A mortgage with a balloon payment due at the endFinally, (not so common but available option) some 40-year mortgages are amortized over 40 years but are actually due in 30 years. This means you benefit from lower payments as if you had a 40-year mortgage, but you actually have to pay the remaining balance in a lump sum after 30 years. This type of mortgage can be quite risky for homebuyers because they may not be able to come up with the large final payment. This structure is not very common, mainly because it’s not realistic that a borrower will hold on to the mortgage for 30 years knowing that there is a balloon balance due at the end.

A 40-year mortgage with an adjustable rate

While fixed interest rates are much more common, some 40-year mortgages may come with an adjustable interest rate (ARM). The ARM products (10/1, 7/1, 5/1 ARM) work the same way on a traditional 30-year amortization schedule as they do on the 40-year amortization schedule. The main difference? That the payment will be lower on the 40-year term versus the 30-year term because the loan is stretched for an additional 10 full years. Homebuyers should be careful when considering this type of mortgage because interest rates could rise significantly. Educating yourself on the pros and cons and having a game plan is crucial for these types of loans.

A mortgage that requires you to pay only interest at the beginning

There are 40-year mortgages are structured so you pay only interest for the first 10 years. After that period, the loan converts to what is essentially a 30-year, fixed-rate mortgage. Homebuyers should use caution when considering this type of loan, as they will build zero equity during the initial period. Why zero equity? Because on an interest-only loan, you literally only pay the interest portion of the loan. Example: if you borrower $500,000.00 and your interest-only monthly payment is $2,000.00 and you made this payment for 10 years, at the end of the 10 years you would still owe $500,000.00

A mortgage with a balloon payment due at the end

Finally, (not so common but available option) some 40-year mortgages are amortized over 40 years but are actually due in 30 years. This means you benefit from lower payments as if you had a 40-year mortgage, but you actually have to pay the remaining balance in a lump sum after 30 years. This type of mortgage can be quite risky for homebuyers because they may not be able to come up with the large final payment. This structure is not very common, mainly because it’s not realistic that a borrower will hold on to the mortgage for 30 years knowing that there is a balloon balance due at the end.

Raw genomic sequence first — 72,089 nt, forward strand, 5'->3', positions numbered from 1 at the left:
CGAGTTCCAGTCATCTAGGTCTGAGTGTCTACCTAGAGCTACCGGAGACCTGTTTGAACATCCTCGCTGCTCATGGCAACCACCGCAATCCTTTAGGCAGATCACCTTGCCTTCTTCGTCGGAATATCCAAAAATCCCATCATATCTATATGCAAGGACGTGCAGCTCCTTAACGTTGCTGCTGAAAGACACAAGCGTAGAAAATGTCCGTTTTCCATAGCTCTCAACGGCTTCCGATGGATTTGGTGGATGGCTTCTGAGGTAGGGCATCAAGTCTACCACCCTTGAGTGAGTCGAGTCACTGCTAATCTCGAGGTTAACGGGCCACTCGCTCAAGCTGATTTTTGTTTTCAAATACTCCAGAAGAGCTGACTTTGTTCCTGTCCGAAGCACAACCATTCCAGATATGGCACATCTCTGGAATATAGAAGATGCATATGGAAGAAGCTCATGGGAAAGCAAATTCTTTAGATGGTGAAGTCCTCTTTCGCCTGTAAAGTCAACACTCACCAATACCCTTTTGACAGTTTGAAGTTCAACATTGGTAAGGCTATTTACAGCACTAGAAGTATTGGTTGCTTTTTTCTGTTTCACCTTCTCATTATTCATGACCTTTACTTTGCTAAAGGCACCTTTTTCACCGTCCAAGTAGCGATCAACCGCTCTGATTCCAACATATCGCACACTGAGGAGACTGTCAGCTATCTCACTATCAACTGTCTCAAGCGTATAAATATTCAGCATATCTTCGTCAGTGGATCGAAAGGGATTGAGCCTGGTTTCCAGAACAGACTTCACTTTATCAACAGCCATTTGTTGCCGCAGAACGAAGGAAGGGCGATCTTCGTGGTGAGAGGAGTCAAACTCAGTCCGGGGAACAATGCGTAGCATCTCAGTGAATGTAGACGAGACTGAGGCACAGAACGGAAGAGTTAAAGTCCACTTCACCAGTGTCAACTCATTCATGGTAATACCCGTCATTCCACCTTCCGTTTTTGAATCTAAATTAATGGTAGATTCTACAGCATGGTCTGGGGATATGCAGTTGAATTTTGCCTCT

Advantages of a 40-year mortgage

Most experts generally do not recommend 40-year mortgages, but they may be viable options in certain situations. Here are some benefits of a 40-year mortgage:

Lower monthly payments

The main advantage of a 40-year mortgage is lower monthly payments. This may be especially helpful for a first-time homebuyer seeking to buy property more expensive than a typical starter home, especially in parts of the country with extremely high housing costs, such as California. This can help a homebuyer who is barely on the edge of being able to afford a home in a high-cost area. If 30-year mortgage monthly payments are just a bit too high, a 40-year mortgage could mean the difference between getting into a home or being priced out of the area where you want to live. Lastly, investors looking for cash flow rather than long term equity.

Interest rate locked in longer

If you get a fixed-rate, 40-year mortgage, you also get your interest rate guaranteed for a longer time period than is typical for a mortgage. This could be beneficial if interest rates rise over the years.

What’s the Downsides of a 40-year mortgage?